2017’s Top 5 Bourbons & Whiskies Under $100

I’m using the secondary prices (which are very close to MSRP for these picks) for this list as nothing bothers me more than someone saying at $89.99 MSRP Sazerac 18 is their favorite bottle under $100.  Get real guys!  The secondary market is here to say and you might as well just get used to it. Also… only two here are actually Bourbons, I have one rum, one rye and one corn whiskey… but who’s really counting?


Barrell Bourbon is the winner here, although it is the most expensive of this list.  Usually retailing for around $80, they consistently beat out bottles that you can’t touch on the secondary for 2-4x the price.  While they still are priced under $100, stock up. MSRP $80.

Pikesville is my favorite rye under $100.  115 proof, delicious.  Thank you Heaven Hill!  Second year in a row it continues to be available, awesome and affordable.  MSRP $60.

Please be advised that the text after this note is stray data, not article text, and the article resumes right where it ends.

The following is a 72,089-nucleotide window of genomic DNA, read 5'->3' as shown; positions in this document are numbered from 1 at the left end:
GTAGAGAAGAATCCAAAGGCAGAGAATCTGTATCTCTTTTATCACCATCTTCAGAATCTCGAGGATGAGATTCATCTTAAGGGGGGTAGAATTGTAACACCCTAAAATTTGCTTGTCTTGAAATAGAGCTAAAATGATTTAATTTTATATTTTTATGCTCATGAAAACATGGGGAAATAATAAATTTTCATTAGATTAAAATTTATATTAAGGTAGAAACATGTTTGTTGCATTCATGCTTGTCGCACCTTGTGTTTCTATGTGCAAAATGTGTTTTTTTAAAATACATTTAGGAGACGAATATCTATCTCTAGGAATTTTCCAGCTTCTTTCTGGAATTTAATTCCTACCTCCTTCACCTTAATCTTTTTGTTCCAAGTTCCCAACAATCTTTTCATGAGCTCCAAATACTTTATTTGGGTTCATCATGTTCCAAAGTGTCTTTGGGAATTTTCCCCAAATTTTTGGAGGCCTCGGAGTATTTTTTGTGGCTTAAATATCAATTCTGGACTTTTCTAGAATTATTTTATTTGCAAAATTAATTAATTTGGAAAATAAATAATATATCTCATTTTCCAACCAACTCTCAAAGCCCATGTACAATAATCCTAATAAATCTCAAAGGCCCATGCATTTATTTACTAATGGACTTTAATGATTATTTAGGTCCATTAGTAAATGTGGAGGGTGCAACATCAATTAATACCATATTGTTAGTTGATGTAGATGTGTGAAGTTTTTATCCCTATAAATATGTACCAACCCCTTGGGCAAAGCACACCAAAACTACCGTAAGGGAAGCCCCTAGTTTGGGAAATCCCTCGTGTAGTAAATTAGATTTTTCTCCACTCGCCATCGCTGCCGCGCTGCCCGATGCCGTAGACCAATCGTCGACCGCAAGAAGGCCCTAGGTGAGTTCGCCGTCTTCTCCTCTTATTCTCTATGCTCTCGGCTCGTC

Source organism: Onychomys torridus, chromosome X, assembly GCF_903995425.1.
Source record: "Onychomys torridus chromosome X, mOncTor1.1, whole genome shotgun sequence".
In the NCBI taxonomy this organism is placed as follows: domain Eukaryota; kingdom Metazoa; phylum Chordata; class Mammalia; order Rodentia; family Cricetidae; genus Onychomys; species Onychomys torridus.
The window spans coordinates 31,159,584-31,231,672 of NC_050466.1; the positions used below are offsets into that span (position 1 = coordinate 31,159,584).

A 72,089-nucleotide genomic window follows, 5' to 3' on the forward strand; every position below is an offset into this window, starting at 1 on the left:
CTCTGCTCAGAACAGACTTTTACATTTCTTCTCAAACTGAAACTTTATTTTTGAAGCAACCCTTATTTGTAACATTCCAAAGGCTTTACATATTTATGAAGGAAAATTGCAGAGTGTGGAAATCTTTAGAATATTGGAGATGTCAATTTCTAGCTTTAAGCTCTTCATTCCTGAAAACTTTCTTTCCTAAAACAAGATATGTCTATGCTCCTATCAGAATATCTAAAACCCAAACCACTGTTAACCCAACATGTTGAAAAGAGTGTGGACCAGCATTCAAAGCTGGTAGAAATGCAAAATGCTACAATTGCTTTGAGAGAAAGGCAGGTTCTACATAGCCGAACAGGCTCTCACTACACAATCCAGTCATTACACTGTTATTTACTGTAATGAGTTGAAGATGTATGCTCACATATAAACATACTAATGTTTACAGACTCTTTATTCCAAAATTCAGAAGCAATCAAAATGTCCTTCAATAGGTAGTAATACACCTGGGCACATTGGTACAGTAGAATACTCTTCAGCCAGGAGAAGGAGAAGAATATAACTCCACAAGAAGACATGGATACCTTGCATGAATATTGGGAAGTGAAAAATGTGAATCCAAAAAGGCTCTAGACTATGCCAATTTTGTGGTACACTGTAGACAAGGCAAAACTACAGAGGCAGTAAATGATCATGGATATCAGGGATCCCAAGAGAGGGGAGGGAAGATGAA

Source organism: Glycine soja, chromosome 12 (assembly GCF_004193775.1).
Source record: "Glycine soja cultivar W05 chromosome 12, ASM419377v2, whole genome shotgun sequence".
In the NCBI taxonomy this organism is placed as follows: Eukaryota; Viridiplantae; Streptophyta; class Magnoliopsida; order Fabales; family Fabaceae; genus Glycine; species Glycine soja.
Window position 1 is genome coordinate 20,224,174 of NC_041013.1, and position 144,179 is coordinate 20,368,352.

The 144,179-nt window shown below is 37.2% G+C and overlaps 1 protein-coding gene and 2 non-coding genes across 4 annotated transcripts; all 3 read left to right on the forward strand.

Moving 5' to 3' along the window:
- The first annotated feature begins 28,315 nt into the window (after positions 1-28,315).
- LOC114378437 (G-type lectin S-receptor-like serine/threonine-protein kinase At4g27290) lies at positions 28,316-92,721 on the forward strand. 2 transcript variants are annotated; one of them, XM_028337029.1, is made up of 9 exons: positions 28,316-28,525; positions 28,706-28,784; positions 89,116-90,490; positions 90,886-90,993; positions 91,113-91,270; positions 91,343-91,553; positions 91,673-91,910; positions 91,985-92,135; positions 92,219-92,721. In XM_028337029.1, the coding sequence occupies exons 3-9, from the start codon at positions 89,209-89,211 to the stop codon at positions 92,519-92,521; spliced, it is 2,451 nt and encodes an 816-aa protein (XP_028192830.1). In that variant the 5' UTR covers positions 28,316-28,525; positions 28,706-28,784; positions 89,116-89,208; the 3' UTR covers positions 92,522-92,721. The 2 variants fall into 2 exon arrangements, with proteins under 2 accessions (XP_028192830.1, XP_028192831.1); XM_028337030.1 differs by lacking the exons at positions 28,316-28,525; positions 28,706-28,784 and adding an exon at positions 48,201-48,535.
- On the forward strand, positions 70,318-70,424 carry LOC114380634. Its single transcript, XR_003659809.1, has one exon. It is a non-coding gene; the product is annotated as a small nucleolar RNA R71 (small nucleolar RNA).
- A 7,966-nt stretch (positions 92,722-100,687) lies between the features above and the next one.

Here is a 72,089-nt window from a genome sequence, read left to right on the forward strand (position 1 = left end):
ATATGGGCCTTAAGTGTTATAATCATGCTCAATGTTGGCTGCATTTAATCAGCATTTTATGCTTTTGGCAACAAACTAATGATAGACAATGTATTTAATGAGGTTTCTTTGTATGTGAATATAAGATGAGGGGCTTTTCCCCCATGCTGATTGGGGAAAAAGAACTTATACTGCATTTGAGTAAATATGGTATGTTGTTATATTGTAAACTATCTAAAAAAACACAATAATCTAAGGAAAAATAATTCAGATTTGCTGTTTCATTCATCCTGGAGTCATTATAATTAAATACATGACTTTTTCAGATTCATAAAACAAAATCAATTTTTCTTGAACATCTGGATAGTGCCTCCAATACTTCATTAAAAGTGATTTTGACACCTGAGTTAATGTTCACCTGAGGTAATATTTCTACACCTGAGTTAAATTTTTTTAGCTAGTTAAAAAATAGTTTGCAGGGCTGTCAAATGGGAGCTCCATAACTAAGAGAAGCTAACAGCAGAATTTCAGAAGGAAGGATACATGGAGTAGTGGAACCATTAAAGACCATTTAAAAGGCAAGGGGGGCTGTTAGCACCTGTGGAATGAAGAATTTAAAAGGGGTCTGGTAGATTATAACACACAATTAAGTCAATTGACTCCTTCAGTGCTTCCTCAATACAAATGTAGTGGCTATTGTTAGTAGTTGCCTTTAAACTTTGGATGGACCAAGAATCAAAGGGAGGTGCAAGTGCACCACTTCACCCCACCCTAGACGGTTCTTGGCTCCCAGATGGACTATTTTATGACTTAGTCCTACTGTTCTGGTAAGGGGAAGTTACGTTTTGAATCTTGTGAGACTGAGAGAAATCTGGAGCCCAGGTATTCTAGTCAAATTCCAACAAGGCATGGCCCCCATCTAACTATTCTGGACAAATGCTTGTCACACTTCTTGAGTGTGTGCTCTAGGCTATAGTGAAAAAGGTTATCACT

Foursquare Rum 2004 Exceptional Cask Selection… Exceptional Cask Selection Mark III Single Blended Rum aged 11 years in ex-Bourbon casks, distilled in 2004, released in 2015.  It’s full proof, 59%.  Thanks for Fred Minnick for tipping me off to this one.  Yes, it’s not a Bourbon, but it’s aged in ex-Bourbon casks and is just as delicious. Order one today! MSRP $60.

Old Weller Antique 107 Store Pick Non-Chill Filtered.  Make friends with your local liquor store owner.  Beg them to get a bottle of OWA NCF, ask to buy 4 of them when they come in.  Best $35 you can spend.  MSRP $35.